Inside a desk drawer at a Chinese museum, a British paleontologist came across the face and jaw bones of a long-dead gibbon in 2009.
Five years earlier, scientists had discovered the bones inside an elaborate 2,200-year-old tomb belonging to a woman of Chinese royalty. It’s not unusual to find the bones of bears, leopards, and gibbons in these imperial burials, but there is something curious about these particular gibbon bones.
“The specimen remains are not just a unique species, but a new genus,” James Hansford, a researcher at the Zoological Society of London, said in an interview. Hansford is the co-author of a new study in the journal Science detailing the gibbon finding.
The discovery of the bygone gibbon, Junzi imperialis, is reportedly the first evidence of an ape going extinct in modern human history — since the ice age ended. The study’s authors also argue that it’s quite possibly the earliest evidence of a human-caused primate extinction.
In the gibbon’s time, humans in this imperial, developed society would have cut down forests to make room for agriculture, taken wildlife captive, and exploited largely-untouched habitats for resources.
“That would have been a death sentence for this unique gibbon,” said Hansford.
It’s typical for paleontologists to have few fossils to work with when identifying new species, said Hansford, but in this case, the bones were quite useful.
“We have one exceptionally preserved species because he was held in a tomb for 2,000 years — so we’re really lucky in that respect,” said Hansford. The researchers scanned the bones in 3D to give them precise measurements before comparing the bones to hundreds of specimens from other known gibbons.
“It really stands out mathematically as a completely distinct animal,” he said.
“The math is good — they’re employing good methodologies to do this,” Trudy Turner, a primate anthropologist at the University of Wisconsin–Milwaukee who had no involvement in the study, said in an interview.
The researchers, however, couldn’t remove any pieces of tooth and bone from the fossils for genetic analysis, as these gibbon remains were part of a burial, and protected from destructive scientific processes.
How did the gibbon go extinct?
It’s hard to say with absolute certainty that these gibbons were driven to extinction by humans, because gibbon population records weren’t kept thousands of years ago. But, the species’ demise is certainly consistent with the impacts humans have on wildlife today.
“It is difficult to speak with authority about the fate of species that lived thousands of years ago, but it would not be surprising to learn that overhunting and habitat loss could have interacted to drive certain species extinct, especially species that were closely linked to a specific habitat or food source,” David Steen, a wildlife ecologist, said over email.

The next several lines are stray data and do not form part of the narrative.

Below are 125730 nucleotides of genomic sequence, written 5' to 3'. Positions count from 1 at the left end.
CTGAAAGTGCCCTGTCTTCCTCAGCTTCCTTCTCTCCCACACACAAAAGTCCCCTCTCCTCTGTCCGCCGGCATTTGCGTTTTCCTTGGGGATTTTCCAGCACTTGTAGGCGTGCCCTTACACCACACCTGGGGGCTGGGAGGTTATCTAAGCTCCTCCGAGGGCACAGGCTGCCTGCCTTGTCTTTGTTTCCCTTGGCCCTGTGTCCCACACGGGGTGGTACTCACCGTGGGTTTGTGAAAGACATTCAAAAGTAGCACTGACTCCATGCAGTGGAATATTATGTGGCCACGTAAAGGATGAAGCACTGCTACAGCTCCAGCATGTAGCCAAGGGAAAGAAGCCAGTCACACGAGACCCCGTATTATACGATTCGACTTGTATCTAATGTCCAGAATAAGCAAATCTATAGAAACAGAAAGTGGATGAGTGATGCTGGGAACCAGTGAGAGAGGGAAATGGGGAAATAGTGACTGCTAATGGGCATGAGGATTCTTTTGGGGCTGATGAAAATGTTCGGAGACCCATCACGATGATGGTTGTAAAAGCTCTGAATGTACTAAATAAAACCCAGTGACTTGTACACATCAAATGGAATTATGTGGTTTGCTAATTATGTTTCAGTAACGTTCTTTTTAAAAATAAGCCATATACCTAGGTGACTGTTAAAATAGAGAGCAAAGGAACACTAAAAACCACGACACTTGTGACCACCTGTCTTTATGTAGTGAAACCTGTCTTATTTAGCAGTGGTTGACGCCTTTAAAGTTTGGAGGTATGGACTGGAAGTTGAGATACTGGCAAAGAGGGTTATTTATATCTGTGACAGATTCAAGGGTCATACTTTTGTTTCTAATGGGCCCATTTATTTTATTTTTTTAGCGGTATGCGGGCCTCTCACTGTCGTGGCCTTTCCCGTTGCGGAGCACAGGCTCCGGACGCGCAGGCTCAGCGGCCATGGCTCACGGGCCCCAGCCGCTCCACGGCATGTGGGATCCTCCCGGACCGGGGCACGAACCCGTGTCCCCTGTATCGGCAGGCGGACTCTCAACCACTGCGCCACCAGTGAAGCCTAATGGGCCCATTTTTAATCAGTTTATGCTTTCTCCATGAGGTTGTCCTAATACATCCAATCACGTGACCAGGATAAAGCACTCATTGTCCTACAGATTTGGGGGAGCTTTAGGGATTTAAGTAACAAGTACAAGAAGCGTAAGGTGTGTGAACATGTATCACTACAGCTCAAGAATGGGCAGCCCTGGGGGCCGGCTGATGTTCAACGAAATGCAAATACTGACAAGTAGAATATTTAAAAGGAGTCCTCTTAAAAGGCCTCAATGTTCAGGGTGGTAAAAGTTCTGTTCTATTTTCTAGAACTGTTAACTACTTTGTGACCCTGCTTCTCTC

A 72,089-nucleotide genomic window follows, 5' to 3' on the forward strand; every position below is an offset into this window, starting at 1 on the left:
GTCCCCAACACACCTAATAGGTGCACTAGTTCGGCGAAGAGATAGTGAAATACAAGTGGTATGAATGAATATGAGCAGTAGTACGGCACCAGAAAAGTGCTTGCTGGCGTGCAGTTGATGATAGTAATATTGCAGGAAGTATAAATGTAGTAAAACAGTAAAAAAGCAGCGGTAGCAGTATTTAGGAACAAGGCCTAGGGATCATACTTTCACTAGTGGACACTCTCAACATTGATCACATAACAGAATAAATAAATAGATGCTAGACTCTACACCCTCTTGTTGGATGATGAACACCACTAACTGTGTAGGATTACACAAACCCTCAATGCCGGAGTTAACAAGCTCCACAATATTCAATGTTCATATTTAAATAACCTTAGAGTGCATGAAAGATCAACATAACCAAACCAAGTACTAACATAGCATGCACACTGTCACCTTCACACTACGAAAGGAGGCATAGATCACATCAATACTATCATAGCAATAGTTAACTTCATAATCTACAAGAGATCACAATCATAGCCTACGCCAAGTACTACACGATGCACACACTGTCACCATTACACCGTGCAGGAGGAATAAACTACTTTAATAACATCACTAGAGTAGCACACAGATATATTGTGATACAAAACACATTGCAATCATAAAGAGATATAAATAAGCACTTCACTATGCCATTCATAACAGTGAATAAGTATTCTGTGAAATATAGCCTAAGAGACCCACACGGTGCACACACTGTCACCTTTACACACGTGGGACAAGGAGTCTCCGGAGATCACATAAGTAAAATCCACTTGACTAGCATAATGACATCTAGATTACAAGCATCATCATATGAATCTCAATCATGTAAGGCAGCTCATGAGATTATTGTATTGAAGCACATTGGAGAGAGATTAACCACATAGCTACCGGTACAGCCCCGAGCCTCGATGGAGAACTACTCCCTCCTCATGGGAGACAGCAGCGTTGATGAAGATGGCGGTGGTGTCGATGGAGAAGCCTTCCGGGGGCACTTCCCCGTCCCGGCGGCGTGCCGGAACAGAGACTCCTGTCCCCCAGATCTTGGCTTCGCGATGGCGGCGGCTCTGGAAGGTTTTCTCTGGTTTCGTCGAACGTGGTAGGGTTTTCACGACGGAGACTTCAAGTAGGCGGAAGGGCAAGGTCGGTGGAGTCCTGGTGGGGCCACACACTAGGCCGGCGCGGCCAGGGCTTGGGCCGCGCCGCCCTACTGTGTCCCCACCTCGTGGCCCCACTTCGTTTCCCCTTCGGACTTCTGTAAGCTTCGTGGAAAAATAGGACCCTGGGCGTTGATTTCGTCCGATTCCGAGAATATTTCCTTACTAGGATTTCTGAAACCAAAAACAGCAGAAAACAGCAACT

“Today the primary threat is habitat loss, but overhunting and the introduction of disease also play important roles,” Steen, who had no involvement in the study, added.
Understanding the population history of Junzi imperialis and other primates in China is all the more challenging because there’s a poor fossil record to begin with, said Hansford.
Gibbons live in forests, where dead bodies get scavenged before they can fossilize. But one thing is clear: There is no evidence that this gibbon species is around today.
So, if not humans, then what else could have killed it?
Sometimes species go extinct for reasons that aren’t so obvious, said Steen.
“In these cases we cannot rule out a natural extinction, but this process is exceedingly rare and occurs over geologic time scales,” he said.
But human-influenced death is a leading theory for why Junzi imperialis disappeared.
“As long as there have been humans, there’s been impacts,” added Turner. “I think this is an interesting hint at human activities.”
There’s less doubt, however, about the state of gibbons today.
“Gibbons are undoubtedly the most endangered of all ape species and are threatened primarily by loss of their forest habitat,” according to the World Wildlife Federation.
And one of the most threatened mammal species on Earth lives in southern China today.
Only about 26 Hainan gibbons remain in the wild. Perhaps, asks Hansford, these gibbons have been slowly picked off for thousands of years — not just in the last few hundred or so.
“What we have today is a more damaged population than we previously thought,” he said.